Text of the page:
Rising prices accelerate demand, which in turn makes prices rise more. That is one reason why stock prices and housing prices tend to be out of equilibrium. Falling prices tend to dampen immediate demand, which in turn causes prices to fall more. That is the other main reason prices are usually out of equilibrium. These tendencies are the basis of macroeconomic cycles and of stock market price fluctuations that may last hours, weeks or even years (or, with super-fast computerized program trades, fractions of a second).

Auction systems aggravate these trends, partly because of human psychology and partly because they create a short-term artificial scarcity or surplus. Price swings in thinly traded, illiquid stocks display this.

Buyers in the housing market aren't going to be in a hurry until prices start rising again. The exact turning point won't be obvious, partly because it will take place in different localities at different times. The willingness, and ability, of lenders to finance purchases may stall or accelerate the process of finding a bottom.

But there will be a bottom. Strangely, the longer it takes to reach it, and the deeper the retreat in prices is, the more people will think there is no bottom.

Wednesday, June 20, 2007

Buying Opportunity in Undervalued Microchip (MCHP)

Microchip announced yesterday that sequential revenue growth from Q1 2007 to Q2 2007 is likely to come in around 2%, disappointing investors who had relied on previous guidance for 5% growth. Earnings projections were not as bad. The press release said earnings per share are expected to be $0.36 (GAAP), which is only one penny short of prior guidance.

Investors, of course, had hoped Microchip would do better than guidance; it often does. So the stock plumetted yesterday (due to auction price movement amplification). I believe it is was already slightly undervalued before the news. Yesterday's news and price fall leaves it undervalued. (I own the stock but have no plans to buy or sell in the near future because it has appreciated as a percentage of my portfolio to the point where my rules do not allow me to buy more; but not to where my rules require me to sell it).

If you look at the Q1 results and analyst conference held on April 26, 2007 (See my summary), you'll see revenues were $258.2 million. A 2% increase will bring them to $263.3 million. In Q2 2006 revenues were $262.6 million, so revenues will be about flat year-over-year. GAAP earnings were $0.35 per share, so we can expect only a 3% year-over-year increase in earnings when Q2 2007 results are announced.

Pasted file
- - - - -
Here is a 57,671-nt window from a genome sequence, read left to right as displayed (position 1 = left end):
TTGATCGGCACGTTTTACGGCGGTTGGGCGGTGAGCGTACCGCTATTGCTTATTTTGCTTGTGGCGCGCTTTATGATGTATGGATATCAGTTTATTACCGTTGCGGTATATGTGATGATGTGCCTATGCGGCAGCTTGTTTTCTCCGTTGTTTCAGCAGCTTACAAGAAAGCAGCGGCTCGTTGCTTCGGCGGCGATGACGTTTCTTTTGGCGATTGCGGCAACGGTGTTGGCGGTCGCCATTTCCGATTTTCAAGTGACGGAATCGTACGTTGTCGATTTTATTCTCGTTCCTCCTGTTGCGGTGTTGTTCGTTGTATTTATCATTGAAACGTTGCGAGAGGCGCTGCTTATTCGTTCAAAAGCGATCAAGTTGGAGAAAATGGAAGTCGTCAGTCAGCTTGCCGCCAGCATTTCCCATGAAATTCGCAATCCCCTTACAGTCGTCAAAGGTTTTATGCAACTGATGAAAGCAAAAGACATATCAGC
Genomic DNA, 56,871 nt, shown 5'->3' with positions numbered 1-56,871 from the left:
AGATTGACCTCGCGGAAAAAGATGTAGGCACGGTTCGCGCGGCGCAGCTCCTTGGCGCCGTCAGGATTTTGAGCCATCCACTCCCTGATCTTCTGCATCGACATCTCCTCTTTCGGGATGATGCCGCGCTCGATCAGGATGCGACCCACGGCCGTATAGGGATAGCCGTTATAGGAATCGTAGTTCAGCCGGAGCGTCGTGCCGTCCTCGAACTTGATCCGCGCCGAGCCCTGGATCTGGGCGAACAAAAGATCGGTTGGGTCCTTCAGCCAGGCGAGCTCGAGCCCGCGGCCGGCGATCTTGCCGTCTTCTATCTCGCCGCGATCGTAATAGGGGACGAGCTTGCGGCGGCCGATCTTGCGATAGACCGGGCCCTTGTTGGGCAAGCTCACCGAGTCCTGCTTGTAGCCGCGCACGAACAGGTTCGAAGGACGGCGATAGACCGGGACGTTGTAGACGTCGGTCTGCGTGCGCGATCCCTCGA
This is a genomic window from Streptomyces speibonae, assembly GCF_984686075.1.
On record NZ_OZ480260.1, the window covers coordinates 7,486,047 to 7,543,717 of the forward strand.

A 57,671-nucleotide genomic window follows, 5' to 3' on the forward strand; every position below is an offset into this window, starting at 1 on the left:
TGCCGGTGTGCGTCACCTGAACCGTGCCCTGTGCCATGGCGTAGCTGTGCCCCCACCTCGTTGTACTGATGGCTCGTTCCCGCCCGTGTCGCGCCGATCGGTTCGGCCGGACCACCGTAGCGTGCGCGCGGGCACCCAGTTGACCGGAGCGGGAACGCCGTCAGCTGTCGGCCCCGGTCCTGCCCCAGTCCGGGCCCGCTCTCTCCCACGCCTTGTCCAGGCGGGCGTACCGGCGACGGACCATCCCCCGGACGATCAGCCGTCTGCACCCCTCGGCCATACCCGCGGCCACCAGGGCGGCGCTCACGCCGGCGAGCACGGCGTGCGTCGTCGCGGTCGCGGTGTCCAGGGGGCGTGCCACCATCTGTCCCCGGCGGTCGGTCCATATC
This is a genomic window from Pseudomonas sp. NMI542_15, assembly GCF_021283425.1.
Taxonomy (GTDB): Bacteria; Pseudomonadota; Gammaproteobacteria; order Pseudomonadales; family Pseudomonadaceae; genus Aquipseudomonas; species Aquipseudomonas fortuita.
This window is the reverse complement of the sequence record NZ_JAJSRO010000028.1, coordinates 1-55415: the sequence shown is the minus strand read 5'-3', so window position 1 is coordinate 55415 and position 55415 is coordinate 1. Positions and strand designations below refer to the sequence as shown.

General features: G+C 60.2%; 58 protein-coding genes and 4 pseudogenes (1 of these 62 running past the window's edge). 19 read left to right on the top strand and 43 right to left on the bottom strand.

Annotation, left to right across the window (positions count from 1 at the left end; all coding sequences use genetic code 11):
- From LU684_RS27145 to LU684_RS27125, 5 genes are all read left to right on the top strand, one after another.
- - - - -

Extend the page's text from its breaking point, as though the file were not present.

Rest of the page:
Can a stagnant semiconductor company be undervalued when its trailing price-to-earnings ratio is 23.37 (per NASDAQ, at a price of $37.70 per share)? I think there are three details that need to be considered.

First, at the end of Q1 Microchip had $1.3 billion in cash and equivalents. That is 15.8% of today's market capitalization of $8.2 billion. It is especially healthy when you consider MCHP pays out $1.12 per share per year in dividends.

Second, there is the reason revenues are falling below prior guidance. Demand in Europe has been weaker than expected this quarter. Memory prices have been low so management chose to pass up sales that would have hurt profit margins. Memory is an adjunct businesss for Microchip, which is best known for its microcontrollers and which has also moved aggressively into analog chips. Low memory prices are an industry-wide phenomena that has been widely reported.

Last quarter Microchip reported it had finally become the leading global supplier of 8-bit microcontrollers. But the fastest growth is in 16-bit microcontrollers. They report that this quarter they continue to have strong 16-bit microcontroller revenue growth. Hence the good net income expectations despite the dissappointing revenue growth.

Third, I believe that inventories across the industry are lean and that worldwide demand will be good in Q3 as electronic device manufacturers gear up for the holiday Q4 rush. So demand for analog chips and microcontrollers should be strong in Q3. In 2006 Q3 was in the opposite situation: end-users had overstocked in early 2006 and were trying to reduce inventories.

So Q3 year-over-year comparisons should look healthy and justify a higher price-to-earnings ratio than the stock has today.

On the other hand I don't see a period of hypergrowth ahead for Microchip. Steady growth with a very healthy dividend is the picture here. The microcontroller industry is very competitive, but Microchip has worked its way up through the ranks. I expect it to remain at the top; I like management's commitment to profitability.

More information:

Microchip Investor Relations Page
My Microchip (MCHP) Page

Monday, June 18, 2007

Akamai Acceleration?